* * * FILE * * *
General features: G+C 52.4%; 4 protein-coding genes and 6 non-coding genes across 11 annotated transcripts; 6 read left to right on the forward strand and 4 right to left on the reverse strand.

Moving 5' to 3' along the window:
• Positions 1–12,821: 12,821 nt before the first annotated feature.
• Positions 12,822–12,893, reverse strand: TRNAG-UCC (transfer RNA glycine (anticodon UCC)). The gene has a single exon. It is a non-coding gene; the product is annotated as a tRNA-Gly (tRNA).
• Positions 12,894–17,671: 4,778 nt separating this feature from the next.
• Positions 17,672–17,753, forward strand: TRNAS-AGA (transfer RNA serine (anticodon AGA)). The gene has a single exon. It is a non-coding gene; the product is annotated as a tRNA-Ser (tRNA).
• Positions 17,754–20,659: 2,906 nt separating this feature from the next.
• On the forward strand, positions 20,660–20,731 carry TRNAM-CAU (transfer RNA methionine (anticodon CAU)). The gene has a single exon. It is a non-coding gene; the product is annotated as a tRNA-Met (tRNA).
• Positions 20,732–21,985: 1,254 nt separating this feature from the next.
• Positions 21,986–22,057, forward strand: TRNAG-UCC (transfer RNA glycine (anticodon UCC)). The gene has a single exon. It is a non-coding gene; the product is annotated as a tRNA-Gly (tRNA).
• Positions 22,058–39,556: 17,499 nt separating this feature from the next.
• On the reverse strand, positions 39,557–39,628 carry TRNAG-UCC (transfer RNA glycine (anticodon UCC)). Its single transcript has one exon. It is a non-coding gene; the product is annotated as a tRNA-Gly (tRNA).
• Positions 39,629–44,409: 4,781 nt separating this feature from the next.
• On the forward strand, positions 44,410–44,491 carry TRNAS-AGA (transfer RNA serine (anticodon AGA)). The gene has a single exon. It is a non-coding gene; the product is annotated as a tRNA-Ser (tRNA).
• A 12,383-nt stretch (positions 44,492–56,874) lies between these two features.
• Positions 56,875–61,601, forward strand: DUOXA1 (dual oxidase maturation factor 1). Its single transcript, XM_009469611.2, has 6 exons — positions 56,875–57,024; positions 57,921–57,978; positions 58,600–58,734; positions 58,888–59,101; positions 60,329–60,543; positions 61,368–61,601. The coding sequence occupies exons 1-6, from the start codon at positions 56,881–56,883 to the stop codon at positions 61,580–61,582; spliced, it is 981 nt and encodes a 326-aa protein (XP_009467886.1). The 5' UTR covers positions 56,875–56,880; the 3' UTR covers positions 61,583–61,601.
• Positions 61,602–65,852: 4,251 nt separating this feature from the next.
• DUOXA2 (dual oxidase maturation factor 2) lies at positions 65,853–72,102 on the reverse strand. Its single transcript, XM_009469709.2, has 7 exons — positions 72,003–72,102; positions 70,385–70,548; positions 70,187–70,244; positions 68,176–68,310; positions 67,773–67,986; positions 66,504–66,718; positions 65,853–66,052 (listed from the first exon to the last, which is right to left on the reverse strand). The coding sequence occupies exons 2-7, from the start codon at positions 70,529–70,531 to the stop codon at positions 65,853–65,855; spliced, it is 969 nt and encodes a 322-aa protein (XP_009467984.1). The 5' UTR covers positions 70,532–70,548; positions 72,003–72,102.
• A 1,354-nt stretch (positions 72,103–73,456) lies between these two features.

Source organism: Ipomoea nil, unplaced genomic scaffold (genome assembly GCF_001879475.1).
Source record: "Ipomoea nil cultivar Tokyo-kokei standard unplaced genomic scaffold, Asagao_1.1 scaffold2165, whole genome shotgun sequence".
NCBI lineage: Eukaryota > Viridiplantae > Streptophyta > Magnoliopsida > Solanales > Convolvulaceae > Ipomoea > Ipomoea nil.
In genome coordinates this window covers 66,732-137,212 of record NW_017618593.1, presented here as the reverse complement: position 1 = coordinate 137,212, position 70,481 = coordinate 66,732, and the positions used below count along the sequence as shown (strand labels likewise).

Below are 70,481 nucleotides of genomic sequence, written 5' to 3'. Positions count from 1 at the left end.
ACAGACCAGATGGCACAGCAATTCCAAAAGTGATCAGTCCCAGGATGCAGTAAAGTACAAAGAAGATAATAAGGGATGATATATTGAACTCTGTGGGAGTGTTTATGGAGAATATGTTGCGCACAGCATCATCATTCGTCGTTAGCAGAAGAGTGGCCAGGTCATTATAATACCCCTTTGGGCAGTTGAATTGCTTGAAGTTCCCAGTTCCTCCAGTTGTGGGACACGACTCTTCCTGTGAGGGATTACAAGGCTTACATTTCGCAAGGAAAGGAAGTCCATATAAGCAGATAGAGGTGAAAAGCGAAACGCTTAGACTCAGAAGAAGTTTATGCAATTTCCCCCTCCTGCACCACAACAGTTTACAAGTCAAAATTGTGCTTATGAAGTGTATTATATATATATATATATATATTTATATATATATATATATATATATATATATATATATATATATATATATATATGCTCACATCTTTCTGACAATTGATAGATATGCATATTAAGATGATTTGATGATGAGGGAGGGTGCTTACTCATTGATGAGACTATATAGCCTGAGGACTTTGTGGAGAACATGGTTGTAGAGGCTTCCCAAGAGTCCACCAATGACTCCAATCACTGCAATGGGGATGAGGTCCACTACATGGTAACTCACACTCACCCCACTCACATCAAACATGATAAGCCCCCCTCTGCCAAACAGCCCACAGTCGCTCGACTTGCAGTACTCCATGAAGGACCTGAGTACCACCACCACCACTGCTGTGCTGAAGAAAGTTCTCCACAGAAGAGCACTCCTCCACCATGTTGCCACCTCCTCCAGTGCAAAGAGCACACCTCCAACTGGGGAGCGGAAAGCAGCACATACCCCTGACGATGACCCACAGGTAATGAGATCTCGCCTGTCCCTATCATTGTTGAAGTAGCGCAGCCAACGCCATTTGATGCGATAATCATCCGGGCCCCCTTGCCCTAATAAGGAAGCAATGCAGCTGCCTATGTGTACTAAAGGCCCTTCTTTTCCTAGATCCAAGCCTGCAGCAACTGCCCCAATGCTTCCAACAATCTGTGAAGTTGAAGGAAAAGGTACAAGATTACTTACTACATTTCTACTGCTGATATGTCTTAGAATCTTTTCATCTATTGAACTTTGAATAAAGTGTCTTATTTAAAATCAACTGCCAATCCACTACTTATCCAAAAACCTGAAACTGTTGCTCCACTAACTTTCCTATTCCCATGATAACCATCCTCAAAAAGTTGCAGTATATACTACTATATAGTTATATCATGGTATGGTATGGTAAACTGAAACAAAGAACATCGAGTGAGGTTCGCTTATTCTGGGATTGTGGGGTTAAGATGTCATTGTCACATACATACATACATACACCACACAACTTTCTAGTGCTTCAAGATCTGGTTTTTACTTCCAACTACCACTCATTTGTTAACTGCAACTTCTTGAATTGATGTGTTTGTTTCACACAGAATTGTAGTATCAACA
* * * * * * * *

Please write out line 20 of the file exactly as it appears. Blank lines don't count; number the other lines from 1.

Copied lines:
Source organism: Ipomoea nil, unplaced genomic scaffold (genome assembly GCF_001879475.1).